All MA hospitals agree to make staff plans public

Move is part of effort to put Patients First’

In a move billed as a nationwide first, all hospitals in Massachusetts now will be voluntarily posting their staffing plans through a new web site — — as well as through notices in hospitals. This will give consumers the number and type of caregivers assigned 24/7 throughout every hospital in the state. A consumer brochure also will be distributed at the hospitals. Entitled "It Takes a Team," the brochure will explain the many professionals involved in patient care.

The effort is part of "Patients First," a broad quality and safety initiative launched by the Massachusetts Hospital Association (MHA) and Massachusetts Association of Nurse Executives one year ago. They expect to issue quality reports for each hospital later this year and begin reporting "nursing-sensitive" care measures to the public in 2007.

A bill pending before the Massachusetts legislature and supported by MHA would codify elements of the Patients First initiative and provide resources needed to increase the number of nurses in the state, which faces a growing shortage of nurses and other health care personnel.

Why has this not been done before? "I often joke about it, saying these things are being done not because they are easy but because they are hard," says Karen Nelson, RN, executive vice president of the MHA. "It is hard; it’s a brave thing for a hospital to do. It takes courage to state your promise in advance — this is how we will staff, and we will tell you at the end of the year if this plan has been met."

If there is a variance from the plan, she continues, "We will tell you why we made the changes. This is very transparent, and it is taking somewhat of a risk. The most critical issues are somewhat hard to foresee, yet every single hospital in Massachusetts has agreed to do it — and is doing it."

Working behind the scenes

Getting the process going took quite a bit of work behind the scenes, says Nelson. "The Massachusetts Association of Nurse Executives got together with a data analysis company and worked in a pilot group across the state to make sure we had a tool that would work for everyone," she explains. "Hospitals all staff differently and have different types of staff."

Was it difficult it to get all Massachusetts hospitals to sign up? "Hospitals in our state have a long-standing commitment to quality, and this is part of that commitment," says Nelson. "There was continued snowballing as the word got out, and it became the right thing to do."

The significance of this effort is two-fold, she continues. "First, in terms of patients, you are saying, Rest assured, when you come to the hospital we have a plan to take care of you; we will tell you in advance who will be caring for you, and we want you to know that it takes a team to take care of you.’"

It also assures the patient that their plan will be individualized — that it may even be different from what their neighbor receives. "It lets them know how care is delivered, who the providers are, what kind of care they deliver, and that the care team needs to be customized to the patient," Nelson explains.

The second impact area, and part of the larger agenda of "Patients First," is the workforce itself. "There’s a clear concern about the shortage of nurses," notes Nelson. "They are mainly in their mid-40s, and there will soon be rapid retirement. Yet, as the population ages, it will have more and more health care needs, so at the current rate the supply [of nurses] will not keep up with the demand." The public posting of the staffing plans, she continues, "Speaks to workforce issues because it lets nurses know there isn’t a mystery behind staffing. It also communicates the message that the hospital is not routinely using overtime as a staffing strategy. The hospitals are saying in advance that they are pledging not to have mandatory overtime."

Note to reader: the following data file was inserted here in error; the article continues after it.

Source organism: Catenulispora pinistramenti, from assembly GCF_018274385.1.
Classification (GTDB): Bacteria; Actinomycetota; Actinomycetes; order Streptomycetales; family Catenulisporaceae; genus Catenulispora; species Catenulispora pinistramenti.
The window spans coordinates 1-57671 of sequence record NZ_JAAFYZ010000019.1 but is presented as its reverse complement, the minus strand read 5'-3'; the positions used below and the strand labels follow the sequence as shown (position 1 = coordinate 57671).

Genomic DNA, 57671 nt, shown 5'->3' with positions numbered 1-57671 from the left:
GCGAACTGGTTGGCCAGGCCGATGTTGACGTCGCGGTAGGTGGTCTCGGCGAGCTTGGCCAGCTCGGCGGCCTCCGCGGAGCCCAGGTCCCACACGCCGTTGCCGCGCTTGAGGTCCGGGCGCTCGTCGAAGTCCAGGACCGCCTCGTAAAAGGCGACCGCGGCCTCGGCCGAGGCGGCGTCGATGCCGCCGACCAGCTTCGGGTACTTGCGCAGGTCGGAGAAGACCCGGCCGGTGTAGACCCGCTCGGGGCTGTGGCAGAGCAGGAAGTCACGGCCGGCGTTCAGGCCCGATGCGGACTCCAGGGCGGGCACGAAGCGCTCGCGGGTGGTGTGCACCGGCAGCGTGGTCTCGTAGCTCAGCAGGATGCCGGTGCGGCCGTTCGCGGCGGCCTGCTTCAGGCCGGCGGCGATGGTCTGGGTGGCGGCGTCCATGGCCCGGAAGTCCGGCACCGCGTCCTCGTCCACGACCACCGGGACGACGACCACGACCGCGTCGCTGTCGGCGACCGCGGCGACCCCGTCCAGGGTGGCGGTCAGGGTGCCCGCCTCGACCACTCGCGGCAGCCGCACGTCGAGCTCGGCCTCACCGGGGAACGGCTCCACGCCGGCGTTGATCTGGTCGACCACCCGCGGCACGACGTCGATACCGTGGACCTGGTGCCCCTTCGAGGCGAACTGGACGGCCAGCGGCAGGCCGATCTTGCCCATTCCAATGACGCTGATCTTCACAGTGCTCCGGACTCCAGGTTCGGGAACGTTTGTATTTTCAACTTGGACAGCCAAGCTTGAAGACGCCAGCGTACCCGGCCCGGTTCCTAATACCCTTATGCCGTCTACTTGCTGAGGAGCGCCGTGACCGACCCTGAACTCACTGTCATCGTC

Quality tie-ins seen

Nelson says that this specific initiative, as well as the overall "Patients First" program, have several ties to quality improvement. "First, the public posting of staffing speaks to quality to a limited degree, in terms of transparency," she asserts.

Beyond that, however, all of the hospitals in Massachusetts have agreed to a much larger quality and safety agenda. "This includes the fact that all hospitals will be in [the IHI’s] 100,000 Lives’ campaign," Nelson shares. "And, they have agreed to public reporting of quality measures."

The posting of the staffing plans, Nelson shares, "is just the beginning step in the quality picture." For example, she says, ongoing efforts will include collecting nursing-sensitive quality measures using National Quality Forum (NQF) standards.

"We are doing a pilot program on six of these: Patient falls, falls with injury, ventilator associated pneumonia, bloodstream infections from central lines, a nursing workforce index (a series of questions nurses will be asked about their work environment), and pressure ulcer prevalence," Nelson shares. "These are already tested, validated measures, through NQF."

The pilot program is just getting underway, she reports. "Initially, we will figure out how to best collect the data. Then, we will start two or three pilots statewide and continue to publicize results," she says.

For more information, contact:

Karen Nelson, RN, Executive Vice President, Massachusetts Hospital Association, 5 New England Executive Park, Burlington, MA 01803. Phone: (781) 272-8000, x. 136. E-mail: